• Dealing with patients with communication barriers (e.g. non-English speaking, hearing impairments)
  • Virtual hospital rounds

  • Able to stimulate rare situations
  • Fun
  • Great prequel to "real" experiences
  • Practice whenever they want (and as many times they want)
  • Resource sparing (no need to pay for actors)
  • Real time quizzing with formative feedback
  • Active learning
  • Good for visual learners
  • Can develop scenarios based on student responses (layering)
  • Standardized assessment
  • Modeling of communication skills
  • Simulated labs for basic science courses
  • Self-learning
  • Less inhibition to interact

  • Not "real" enough (not hands on, may not take it seriously)
  • Difficult to cover all possible scenarios
  • Access to internet
  • Different learning styles
  • Social isolation
  • May not work well for students with limited technology or physical disabilities
  • Decrease critical thinking
  • Assessment of student use
  • Have to follow a predefined path
  • Older students may not relate to technology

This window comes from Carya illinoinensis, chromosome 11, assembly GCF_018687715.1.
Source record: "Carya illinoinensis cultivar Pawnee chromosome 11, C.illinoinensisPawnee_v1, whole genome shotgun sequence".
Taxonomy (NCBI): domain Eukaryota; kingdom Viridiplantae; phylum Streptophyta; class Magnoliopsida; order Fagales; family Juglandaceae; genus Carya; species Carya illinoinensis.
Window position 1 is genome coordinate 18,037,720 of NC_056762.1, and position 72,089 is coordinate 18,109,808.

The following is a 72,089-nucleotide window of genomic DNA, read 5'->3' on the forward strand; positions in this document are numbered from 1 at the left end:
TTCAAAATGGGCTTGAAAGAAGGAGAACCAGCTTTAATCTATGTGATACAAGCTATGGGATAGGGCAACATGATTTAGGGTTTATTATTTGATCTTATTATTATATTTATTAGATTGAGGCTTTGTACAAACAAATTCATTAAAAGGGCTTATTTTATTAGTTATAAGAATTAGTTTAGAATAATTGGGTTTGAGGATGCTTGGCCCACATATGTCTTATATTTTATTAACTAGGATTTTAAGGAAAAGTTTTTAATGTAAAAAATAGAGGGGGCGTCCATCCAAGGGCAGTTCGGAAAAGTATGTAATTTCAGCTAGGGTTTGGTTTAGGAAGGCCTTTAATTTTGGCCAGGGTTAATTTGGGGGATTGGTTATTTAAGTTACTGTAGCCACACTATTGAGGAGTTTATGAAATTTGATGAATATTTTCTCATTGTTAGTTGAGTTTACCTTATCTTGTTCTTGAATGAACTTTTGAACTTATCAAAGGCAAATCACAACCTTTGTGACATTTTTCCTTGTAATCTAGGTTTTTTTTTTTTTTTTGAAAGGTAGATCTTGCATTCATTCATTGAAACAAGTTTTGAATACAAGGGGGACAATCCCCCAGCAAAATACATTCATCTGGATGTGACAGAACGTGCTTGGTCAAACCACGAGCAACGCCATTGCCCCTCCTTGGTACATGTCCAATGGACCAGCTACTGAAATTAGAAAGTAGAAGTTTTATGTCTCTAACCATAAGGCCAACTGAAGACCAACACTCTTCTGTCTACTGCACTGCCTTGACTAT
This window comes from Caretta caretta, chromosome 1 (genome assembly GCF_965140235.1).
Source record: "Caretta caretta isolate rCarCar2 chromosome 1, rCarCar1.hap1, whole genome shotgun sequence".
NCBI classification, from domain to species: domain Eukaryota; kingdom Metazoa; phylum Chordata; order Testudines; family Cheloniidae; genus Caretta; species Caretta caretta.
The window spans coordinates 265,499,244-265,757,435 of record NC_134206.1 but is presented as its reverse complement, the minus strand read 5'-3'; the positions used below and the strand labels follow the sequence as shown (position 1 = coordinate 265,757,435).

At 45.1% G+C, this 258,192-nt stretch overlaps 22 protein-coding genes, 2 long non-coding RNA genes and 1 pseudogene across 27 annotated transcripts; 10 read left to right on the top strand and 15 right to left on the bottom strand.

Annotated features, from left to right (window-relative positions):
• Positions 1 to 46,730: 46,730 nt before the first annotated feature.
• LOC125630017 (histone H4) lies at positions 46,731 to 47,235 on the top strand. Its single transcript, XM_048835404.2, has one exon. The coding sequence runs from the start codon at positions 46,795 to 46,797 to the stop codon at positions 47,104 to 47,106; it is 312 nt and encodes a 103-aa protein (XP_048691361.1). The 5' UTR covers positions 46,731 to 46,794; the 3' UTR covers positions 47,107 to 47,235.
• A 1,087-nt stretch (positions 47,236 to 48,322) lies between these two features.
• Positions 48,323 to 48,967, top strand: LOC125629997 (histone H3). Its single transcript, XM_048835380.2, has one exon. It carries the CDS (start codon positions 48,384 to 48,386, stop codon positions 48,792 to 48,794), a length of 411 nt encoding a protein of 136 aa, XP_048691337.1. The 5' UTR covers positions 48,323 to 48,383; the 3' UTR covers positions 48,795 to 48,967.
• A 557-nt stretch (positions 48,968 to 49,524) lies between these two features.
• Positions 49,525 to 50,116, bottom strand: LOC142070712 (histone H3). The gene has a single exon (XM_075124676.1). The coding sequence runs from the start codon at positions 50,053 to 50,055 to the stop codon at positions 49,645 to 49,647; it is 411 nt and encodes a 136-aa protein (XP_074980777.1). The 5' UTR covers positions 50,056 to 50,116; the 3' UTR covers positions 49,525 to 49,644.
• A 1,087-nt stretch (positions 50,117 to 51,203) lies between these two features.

• Too much like a game
  • Doesn't work well for information that is constantly changing
  • Requires students to be self-learners


Potential Uses
  • Developing a virtual journal club (students responsible for reviewing / critiquing assigned journals and posting summaries)
  • Developing disease specific webpage
  • Writing reflective journal entries for introductory or advanced practice experiences
  • Reporting about student organization activities (upcoming or past events)
  • Highlighting Lecture reflections (e.g. Most important points by the instructor)
  • Debate controversial issues
Wikis and/or Google Docs

Potential Uses
  • Writing SOAP notes or care plans as a group assignment
  • Responding to drug information requestions / writing drug information papers
  • Group work examing case studies - one group develops the cases ...and another group "solves" the case
  • Developing a peripheral "brain" or study guide - an approved "cheat sheet" that all students are allowed to use for an exam OR on clinical rotations
  • Facilitating small group or committee work
  • Scheduling / coordinating group work (Google Docs ... Spreadsheets)
  • Facilitate faculty collaboration on developing cases or other course materials
  • Student presentations (Google Docs ... Powerpoint)
  • Patient information leaflets
  • Drug information monographs
  • Setting up a budget for a community pharmacy (Google Docs .... Spreadsheet function)